The Federal Reserve's recent announcement that it would officially join an international network of central banks indicates the increasing focus on climate change risk on the part of financial regulators. The perspective increasingly adopted by these financial regulators is that climate change risk extends throughout the financial system--e.g., mortgages secured by collateral vulnerable to rising seas, commercial loans extended to industries engaged in carbon-intensive activities.
And, as regulators focus on climate change risk, the regulated industry must therefore also take climate risk into account when engaged in significant decision-making--or else face the prospect of increased regulatory scrutiny.
The Fed’s board in Washington voted unanimously to become a member of the Network of Central Banks and Supervisors for Greening the Financial System, it said in a statement on Tuesday. The central bank began participating in the group more than a year ago, but its formal membership is something that Democratic lawmakers have been pushing for and that Republicans have eyed warily.
The Fed’s halting approach to joining underlines how politically fraught climate-related issues remain in the United States.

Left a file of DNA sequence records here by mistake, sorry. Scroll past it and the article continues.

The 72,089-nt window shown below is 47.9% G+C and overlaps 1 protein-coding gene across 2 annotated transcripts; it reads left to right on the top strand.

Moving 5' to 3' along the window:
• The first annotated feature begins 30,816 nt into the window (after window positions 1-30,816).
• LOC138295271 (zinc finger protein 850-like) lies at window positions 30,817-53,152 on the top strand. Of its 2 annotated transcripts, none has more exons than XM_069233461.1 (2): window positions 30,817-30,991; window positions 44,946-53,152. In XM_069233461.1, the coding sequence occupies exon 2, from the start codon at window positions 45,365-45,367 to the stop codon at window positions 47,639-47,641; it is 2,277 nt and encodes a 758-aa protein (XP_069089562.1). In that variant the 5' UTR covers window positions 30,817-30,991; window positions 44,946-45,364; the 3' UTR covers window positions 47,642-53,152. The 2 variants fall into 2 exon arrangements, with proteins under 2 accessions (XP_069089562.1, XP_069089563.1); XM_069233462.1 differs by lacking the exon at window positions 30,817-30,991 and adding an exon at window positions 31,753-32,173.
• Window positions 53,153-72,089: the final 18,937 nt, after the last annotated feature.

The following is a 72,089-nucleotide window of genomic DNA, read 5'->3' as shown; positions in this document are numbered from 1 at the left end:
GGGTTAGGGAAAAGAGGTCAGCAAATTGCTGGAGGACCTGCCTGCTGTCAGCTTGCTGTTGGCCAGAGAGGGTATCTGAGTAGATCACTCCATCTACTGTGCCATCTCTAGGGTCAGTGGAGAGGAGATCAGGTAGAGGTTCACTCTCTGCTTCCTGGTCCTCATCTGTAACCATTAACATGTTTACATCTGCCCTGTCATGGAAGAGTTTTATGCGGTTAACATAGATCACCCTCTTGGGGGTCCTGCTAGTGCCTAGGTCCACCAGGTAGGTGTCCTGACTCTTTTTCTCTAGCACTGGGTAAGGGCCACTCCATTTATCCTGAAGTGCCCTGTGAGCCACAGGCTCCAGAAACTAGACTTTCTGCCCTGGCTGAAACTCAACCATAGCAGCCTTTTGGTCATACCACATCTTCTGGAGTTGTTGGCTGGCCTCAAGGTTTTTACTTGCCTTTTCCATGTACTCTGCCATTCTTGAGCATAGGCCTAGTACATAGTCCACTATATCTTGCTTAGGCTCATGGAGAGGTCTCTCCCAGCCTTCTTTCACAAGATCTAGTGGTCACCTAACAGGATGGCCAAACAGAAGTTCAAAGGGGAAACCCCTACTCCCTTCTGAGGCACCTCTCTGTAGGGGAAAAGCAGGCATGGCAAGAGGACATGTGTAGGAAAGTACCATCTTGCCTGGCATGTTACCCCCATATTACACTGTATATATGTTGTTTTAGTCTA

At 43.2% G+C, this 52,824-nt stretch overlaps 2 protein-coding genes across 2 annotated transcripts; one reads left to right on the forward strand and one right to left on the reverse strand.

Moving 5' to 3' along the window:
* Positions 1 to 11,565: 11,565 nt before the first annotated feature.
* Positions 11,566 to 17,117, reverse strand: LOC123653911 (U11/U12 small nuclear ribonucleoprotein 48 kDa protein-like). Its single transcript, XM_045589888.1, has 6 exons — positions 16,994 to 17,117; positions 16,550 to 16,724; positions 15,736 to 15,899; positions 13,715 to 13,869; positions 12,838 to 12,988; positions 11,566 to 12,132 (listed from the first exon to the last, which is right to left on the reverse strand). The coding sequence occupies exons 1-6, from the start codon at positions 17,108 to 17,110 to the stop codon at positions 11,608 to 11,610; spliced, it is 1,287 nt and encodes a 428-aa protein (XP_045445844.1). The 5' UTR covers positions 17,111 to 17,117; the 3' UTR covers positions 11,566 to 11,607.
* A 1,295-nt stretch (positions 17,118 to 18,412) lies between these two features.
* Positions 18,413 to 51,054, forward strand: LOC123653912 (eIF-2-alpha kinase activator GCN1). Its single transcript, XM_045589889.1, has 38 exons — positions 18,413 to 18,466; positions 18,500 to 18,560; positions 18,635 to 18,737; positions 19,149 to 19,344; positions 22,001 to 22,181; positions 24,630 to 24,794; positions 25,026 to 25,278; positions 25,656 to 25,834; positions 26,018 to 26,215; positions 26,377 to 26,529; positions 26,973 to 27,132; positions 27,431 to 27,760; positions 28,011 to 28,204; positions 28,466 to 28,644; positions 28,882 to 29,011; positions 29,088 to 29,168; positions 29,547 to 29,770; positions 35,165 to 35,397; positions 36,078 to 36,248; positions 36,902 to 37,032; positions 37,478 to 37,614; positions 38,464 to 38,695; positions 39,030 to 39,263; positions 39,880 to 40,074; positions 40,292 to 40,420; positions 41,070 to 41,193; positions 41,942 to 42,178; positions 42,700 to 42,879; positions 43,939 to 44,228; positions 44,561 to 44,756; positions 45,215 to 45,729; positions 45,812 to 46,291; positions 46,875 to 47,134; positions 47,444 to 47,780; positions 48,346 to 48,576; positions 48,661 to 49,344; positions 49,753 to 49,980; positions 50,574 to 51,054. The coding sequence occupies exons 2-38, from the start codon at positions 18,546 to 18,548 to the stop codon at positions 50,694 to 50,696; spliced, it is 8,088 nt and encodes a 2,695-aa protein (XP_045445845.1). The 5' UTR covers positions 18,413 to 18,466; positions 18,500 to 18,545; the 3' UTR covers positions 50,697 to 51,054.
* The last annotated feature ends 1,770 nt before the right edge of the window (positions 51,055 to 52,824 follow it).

The network exists to help central banks and other regulators exchange ideas, research and best practices as they figure out how to account for environment and climate risk in the financial sector. While the Fed had participated informally, its decision to join as a member is the latest sign of its recognition that the central bank must begin to take extreme weather events into account as they occur with increasing frequency and pose a growing risk to the financial system — whether doing so is politically palatable or not
Even so, the Fed has been more reticent than many of its peers when it comes to embracing a role in working to alleviate climate change and manage its fallout. The Bank of England has unveiled its plans to run banks through climate stress tests — which will test how their balance sheets will fare amid extreme weather events — though they have been postponed by the coronavirus pandemic. The president of the European Central Bank, Christine Lagarde, has indicated that her central bank is considering whether it should take climate into account when buying corporate debt.